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Reassessing Renewable Energies

October 18th, 2012


In the session “Reassessing Renewable Energies” of the Global Economic Symposium (GES) in Rio de Janeiro the panelists agreed on these solutions:

Renewable energy has to be seen in a broader context than just climate change. There are many associated benefits that renewable energy can bring about, such as reducing air pollution in developing countries. The ecosystem as a whole has to be looked at – “climate is critical, but not the totality.”

Countries currently using domestic oil and selling subsidized energy (including devel-oping countries) can finance (part of the) the transmission to renewables by selling the precious resource rather than using it at home. In addition, the US-Dollar 500 billion of annual energy subsidies could be used for financing.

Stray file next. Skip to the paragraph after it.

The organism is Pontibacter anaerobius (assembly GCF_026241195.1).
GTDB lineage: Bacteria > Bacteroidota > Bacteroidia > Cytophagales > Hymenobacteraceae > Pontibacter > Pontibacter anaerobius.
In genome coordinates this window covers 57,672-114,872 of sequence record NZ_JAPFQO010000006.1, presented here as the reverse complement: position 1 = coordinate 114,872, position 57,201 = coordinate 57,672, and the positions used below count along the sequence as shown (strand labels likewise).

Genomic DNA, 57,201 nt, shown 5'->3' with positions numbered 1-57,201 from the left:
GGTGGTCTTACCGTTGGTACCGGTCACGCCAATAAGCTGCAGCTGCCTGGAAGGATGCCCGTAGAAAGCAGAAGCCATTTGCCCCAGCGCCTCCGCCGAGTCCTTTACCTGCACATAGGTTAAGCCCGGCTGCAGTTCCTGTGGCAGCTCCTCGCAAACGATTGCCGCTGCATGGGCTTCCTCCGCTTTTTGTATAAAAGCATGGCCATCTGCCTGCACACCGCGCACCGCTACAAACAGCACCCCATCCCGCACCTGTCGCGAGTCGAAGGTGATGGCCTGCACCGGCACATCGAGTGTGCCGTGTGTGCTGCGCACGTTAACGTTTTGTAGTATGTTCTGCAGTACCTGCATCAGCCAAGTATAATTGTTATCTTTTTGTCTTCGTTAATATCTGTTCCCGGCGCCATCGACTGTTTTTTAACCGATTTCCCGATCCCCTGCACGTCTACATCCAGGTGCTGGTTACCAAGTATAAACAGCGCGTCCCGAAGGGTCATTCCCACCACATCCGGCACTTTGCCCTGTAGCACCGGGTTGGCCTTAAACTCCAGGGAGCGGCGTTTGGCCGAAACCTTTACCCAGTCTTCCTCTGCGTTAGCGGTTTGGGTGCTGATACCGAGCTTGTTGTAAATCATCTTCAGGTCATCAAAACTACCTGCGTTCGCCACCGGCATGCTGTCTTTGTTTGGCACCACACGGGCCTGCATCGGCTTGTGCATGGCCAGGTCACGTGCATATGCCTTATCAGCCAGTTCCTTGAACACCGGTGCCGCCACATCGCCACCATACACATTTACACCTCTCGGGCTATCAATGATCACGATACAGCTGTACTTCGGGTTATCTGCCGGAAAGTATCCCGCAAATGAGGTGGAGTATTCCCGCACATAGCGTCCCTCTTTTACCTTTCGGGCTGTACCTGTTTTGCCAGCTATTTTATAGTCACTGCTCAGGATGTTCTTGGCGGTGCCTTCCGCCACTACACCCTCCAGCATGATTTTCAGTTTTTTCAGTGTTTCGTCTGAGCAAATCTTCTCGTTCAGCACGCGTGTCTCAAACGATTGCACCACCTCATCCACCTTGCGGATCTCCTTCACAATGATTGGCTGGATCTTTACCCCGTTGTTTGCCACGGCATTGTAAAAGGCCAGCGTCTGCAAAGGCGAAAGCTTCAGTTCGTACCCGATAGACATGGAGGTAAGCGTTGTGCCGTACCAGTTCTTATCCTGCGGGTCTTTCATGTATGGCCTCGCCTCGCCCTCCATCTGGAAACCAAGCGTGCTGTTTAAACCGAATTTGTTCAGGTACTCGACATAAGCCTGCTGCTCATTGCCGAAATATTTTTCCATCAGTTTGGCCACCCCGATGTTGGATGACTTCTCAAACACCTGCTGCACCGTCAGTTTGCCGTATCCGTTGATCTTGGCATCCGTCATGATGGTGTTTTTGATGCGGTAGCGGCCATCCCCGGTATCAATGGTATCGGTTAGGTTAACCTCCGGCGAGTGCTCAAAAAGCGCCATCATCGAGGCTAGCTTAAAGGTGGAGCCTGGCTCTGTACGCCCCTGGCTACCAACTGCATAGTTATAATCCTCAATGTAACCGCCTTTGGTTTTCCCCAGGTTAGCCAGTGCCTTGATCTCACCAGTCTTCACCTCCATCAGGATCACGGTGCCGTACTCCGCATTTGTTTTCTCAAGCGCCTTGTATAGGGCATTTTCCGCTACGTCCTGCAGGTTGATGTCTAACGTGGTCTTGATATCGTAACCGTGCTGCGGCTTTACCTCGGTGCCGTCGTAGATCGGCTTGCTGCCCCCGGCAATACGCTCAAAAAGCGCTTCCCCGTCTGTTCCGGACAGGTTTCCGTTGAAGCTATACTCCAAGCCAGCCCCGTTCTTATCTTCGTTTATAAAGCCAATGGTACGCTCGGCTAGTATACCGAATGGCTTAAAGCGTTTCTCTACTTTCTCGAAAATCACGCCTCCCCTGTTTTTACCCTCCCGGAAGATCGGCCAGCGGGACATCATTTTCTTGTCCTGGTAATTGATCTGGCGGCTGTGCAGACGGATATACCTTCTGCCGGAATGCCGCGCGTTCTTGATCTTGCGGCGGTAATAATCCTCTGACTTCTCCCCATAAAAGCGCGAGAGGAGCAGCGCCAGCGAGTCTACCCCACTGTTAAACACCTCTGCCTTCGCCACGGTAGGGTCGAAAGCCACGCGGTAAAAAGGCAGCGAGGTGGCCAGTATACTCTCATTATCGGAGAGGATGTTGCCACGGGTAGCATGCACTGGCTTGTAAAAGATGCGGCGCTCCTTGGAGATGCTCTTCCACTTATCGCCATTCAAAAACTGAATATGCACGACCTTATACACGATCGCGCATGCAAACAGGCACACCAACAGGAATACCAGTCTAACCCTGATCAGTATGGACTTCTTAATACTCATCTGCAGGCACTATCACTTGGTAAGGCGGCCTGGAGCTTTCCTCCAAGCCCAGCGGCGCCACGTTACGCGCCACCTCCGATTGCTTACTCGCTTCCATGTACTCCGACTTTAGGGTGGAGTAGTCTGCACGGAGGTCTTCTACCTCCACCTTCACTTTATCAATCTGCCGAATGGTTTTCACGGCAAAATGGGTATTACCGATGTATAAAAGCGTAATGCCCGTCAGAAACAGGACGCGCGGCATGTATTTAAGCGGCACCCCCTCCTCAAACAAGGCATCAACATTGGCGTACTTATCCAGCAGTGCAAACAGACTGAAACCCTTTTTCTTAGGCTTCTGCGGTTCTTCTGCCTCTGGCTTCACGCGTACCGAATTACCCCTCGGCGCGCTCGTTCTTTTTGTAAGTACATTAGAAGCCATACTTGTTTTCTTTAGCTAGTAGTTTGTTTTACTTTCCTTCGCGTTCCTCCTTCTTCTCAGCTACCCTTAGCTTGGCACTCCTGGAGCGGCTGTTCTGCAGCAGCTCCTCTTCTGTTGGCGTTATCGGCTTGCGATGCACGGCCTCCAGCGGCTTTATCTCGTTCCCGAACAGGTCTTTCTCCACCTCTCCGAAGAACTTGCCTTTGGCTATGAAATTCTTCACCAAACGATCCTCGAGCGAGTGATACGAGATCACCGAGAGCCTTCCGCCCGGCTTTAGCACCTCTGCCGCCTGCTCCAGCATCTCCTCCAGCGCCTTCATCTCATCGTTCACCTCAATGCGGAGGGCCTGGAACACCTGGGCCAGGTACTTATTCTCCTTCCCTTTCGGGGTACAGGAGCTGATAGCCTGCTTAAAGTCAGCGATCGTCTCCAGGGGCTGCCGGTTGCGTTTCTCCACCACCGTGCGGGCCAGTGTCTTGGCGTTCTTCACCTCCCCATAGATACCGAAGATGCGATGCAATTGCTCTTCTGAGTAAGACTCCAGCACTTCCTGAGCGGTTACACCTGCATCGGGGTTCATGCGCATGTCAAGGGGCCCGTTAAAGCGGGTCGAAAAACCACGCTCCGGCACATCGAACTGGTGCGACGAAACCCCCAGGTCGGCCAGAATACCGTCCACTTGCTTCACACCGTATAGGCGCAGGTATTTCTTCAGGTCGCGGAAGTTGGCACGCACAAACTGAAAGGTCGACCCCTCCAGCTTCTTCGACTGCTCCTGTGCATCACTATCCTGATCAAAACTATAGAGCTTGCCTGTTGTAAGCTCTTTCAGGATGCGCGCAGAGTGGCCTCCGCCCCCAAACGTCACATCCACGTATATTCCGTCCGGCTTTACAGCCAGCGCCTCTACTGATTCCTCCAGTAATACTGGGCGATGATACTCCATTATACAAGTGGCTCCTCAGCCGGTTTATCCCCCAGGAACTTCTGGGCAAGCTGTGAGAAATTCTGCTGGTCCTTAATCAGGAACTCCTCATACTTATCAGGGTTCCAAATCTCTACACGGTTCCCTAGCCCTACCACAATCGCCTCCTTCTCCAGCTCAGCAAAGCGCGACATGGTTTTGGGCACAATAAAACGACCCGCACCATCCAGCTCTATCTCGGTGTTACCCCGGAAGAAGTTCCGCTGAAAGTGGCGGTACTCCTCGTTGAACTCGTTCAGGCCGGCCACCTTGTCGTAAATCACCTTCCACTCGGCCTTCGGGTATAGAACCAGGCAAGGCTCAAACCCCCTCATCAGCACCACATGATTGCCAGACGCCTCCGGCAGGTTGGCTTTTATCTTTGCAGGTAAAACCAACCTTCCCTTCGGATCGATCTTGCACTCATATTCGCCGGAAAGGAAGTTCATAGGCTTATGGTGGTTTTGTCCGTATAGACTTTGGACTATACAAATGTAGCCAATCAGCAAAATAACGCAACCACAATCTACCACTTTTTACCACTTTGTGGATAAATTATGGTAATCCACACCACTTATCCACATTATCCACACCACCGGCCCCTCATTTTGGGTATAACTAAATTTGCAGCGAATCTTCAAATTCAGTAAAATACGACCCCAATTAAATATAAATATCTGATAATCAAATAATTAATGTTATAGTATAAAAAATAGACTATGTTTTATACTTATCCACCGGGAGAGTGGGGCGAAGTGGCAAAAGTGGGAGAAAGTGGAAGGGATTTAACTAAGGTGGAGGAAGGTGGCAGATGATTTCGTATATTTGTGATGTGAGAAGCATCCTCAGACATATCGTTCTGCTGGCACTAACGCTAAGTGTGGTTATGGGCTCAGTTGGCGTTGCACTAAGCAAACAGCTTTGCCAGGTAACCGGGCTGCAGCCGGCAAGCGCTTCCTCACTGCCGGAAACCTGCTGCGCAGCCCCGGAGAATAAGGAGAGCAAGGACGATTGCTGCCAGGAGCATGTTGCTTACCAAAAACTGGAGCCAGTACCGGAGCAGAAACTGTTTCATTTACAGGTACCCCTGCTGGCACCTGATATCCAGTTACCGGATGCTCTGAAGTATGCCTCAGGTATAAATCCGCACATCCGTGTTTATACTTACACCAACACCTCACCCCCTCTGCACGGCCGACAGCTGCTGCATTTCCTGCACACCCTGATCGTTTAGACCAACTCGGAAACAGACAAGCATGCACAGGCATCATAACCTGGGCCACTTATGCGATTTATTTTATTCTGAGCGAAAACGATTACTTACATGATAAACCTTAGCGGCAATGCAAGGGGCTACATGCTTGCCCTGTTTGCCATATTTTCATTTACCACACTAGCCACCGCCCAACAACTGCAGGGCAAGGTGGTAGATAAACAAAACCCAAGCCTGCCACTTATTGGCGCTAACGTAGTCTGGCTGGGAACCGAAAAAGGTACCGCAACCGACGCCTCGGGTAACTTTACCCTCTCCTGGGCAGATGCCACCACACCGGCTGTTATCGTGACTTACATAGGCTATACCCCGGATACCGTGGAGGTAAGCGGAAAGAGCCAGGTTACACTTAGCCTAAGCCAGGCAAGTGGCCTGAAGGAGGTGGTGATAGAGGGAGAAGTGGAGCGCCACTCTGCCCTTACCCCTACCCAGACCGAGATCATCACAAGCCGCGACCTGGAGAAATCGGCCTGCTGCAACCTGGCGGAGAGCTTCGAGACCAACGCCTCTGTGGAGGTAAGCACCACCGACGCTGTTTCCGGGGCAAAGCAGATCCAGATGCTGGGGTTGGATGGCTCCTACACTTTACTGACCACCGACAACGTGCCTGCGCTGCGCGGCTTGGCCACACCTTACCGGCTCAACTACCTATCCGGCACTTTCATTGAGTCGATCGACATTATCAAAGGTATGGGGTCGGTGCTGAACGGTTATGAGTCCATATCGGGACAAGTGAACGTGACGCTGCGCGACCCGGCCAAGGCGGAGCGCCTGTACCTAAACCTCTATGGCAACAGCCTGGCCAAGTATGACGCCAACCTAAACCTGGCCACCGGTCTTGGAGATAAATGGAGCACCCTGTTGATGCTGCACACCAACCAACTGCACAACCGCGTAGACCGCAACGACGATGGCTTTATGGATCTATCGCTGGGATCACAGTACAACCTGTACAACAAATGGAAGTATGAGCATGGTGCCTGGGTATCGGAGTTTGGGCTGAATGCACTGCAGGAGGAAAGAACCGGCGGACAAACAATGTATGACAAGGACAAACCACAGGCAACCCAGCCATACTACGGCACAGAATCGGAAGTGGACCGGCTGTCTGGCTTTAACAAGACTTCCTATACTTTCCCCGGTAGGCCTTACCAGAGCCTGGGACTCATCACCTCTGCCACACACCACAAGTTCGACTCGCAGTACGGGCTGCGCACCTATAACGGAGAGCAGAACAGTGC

The longer we wait, the higher will be the cost, as the capital stock of power plants is very long-lasting. In fast-growing countries, it is important to build the ‘right’ capital stock as it will be in place for decades and will pre-determine future emissions. Different countries will have a different energy mix: some might be more suited to use ‘agri-energy’ (the preferred term for biofuels), others will be better off using solar and/or wind power.

HRH Prince Turki AlFaisal Alsaud from Saudi Arabia said: “I would like to see Saudi Arabia using 100 percent renewable energy within my lifetime. Oil is too valuable to be burned and should rather be used for other purposes.”

 


“The Global Economic Symposium (GES) 2012 is being jointly organized by the Kiel Institute for the World Economy (IfW) and the Bertelsmann Stiftung, in cooperation with the German National Library of Economics – Leibniz Information Centre for Economics (ZBW) and in collaboration with the Fundação Getulio Vargas (FGV).

Further information can be found at www.global-economic-symposium.org and at the official GES-blog at blog.global-economic-symposium.org.

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